So I was talking to a young woman the other day and she said, “I have figured out 50% of life is fabulous and the other 50% is not. If something happens that I am unhappy about, I just tell myself, ‘This is part of the 50% that is not fabulous.'” Talk about equanimity!
Because life is full of uncertainty, and because we cannot control everything, we have experiences we don’t want, feelings we don’t like, and frustrations we can’t avoid. Kind of comes with the territory. The unhappiness is complicated by our expectation that we should not ever have to be unhappy, or angry, or grief-stricken. We believe that unwanted emotions can be avoided or eliminated or deadened. We believe they shouldn’t happen if we are doing things right.
The problem is, every person comes with the full smorgasbord of emotions: seeking, joy/playfulness, fear, panic/grief, anger, care, and lust. Our emotions put us in motion: they move us to grow, chase, build, change, reflect, and restore ourselves. Most of all, our feelings are information. They reveal what is meaningful to us and how we view the world. They are not infallible truths, but identification tags that we place on our experience: “This is good.” or “This is fun.” or “This is bad.” or “This is painful.” They reveal our distortions and they reveal what matters to us.
And the great joy of growing throughout a lifetime is the ways we can refine and correct our perceptions of the world. We can take the stories we have been told and learn what parts of those stores are accurate or helpful and what parts are open to negotiation and editing. We learn this by bumping up against other people’s stories. So even though we feel resonant with people who agree with us, we learn and grow from people who are different from us.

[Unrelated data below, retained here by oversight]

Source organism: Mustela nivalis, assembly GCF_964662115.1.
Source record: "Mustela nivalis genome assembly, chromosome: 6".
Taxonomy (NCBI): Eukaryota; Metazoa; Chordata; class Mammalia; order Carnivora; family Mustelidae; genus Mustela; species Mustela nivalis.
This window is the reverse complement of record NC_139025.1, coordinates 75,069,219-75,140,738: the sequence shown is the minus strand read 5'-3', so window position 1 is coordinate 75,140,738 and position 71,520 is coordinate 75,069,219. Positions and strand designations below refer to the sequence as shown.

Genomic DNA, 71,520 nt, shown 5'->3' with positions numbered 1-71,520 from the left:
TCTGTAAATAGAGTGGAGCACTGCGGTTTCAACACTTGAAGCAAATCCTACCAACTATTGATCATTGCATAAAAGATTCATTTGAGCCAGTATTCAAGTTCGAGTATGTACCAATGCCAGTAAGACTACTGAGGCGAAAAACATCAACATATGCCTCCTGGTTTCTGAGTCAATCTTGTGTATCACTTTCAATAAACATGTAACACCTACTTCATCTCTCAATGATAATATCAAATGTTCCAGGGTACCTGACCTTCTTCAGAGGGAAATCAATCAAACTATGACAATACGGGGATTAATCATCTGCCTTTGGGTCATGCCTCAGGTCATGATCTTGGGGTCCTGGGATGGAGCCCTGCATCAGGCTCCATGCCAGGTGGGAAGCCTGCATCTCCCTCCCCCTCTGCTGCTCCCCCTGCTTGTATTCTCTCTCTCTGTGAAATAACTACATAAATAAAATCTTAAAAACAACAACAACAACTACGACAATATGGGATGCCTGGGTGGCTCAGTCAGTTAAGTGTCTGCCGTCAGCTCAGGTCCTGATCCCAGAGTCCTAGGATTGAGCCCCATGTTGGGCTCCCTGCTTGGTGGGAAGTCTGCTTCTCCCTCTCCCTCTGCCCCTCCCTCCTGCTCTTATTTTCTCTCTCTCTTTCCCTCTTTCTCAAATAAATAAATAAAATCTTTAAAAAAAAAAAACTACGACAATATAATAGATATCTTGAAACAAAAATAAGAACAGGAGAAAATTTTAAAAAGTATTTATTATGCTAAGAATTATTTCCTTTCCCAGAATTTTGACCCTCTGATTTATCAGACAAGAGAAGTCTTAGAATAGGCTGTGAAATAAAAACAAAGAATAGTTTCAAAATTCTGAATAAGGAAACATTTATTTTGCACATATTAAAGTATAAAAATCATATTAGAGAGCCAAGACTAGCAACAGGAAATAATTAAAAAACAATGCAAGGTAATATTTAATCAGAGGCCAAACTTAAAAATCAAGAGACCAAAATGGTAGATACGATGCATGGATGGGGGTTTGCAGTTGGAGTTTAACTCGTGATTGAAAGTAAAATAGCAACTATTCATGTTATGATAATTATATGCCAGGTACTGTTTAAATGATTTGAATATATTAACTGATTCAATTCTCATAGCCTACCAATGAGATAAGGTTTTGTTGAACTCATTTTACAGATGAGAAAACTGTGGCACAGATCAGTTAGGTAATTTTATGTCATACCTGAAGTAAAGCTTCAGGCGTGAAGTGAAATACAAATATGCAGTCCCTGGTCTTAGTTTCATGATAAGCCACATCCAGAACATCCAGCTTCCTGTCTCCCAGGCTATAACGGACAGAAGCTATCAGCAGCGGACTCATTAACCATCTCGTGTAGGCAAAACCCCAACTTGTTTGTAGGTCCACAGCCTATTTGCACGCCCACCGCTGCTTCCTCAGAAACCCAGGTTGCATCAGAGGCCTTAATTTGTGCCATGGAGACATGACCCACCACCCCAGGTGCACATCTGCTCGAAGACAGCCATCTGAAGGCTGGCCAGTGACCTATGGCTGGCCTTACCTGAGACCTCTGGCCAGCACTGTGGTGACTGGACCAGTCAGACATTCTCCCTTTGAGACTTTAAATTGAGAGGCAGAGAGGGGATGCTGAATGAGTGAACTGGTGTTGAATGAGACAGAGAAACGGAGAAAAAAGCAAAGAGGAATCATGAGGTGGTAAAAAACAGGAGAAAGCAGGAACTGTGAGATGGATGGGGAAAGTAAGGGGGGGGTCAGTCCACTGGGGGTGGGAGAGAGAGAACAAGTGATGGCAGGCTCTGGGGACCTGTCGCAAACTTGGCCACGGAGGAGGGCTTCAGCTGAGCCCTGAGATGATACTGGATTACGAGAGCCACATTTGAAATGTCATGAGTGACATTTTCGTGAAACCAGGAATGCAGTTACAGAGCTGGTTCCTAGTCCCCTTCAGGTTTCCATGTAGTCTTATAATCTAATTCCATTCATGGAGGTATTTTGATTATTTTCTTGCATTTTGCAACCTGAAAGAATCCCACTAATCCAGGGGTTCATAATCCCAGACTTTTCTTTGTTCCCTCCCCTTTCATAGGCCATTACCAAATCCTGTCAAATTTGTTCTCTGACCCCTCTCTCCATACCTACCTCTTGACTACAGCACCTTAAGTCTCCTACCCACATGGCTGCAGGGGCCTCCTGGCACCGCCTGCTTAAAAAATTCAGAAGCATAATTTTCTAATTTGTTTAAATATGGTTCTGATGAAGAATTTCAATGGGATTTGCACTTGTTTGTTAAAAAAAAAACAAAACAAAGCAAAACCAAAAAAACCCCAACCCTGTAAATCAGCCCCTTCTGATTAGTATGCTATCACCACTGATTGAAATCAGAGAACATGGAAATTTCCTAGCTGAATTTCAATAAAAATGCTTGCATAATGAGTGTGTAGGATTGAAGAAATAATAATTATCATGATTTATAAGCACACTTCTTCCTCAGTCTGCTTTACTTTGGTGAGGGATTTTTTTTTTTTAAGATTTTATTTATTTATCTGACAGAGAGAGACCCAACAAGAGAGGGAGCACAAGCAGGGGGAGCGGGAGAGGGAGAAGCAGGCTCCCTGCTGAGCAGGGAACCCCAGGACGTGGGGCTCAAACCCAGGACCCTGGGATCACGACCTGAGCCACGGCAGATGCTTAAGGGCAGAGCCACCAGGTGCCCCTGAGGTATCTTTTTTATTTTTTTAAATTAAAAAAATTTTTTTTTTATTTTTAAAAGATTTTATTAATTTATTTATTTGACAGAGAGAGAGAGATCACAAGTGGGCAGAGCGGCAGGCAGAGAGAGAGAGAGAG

We have strong feelings about our own views. They feel personal and true. That is because we learned those stories from those people who took care of us early in our lives and taught us how to survive in the world. Our world view feels tied up in our own survival. So it is hard to let go of any pieces of it. Hard to step back and try to see what is accurate and what might need editing. We can only do that re-evaluating in relationships because we are encased within the perspective we have.
It takes courage to have an open mind. It takes courage to let go of beliefs we have held for a long time. It takes courage to continue to grow and change even when we have gotten pretty good at managing our lives as they are. It is our unwanted emotions that push us out of our comfort zones and force us to pay attention. It is the not fabulous 50% that pushes us to learn.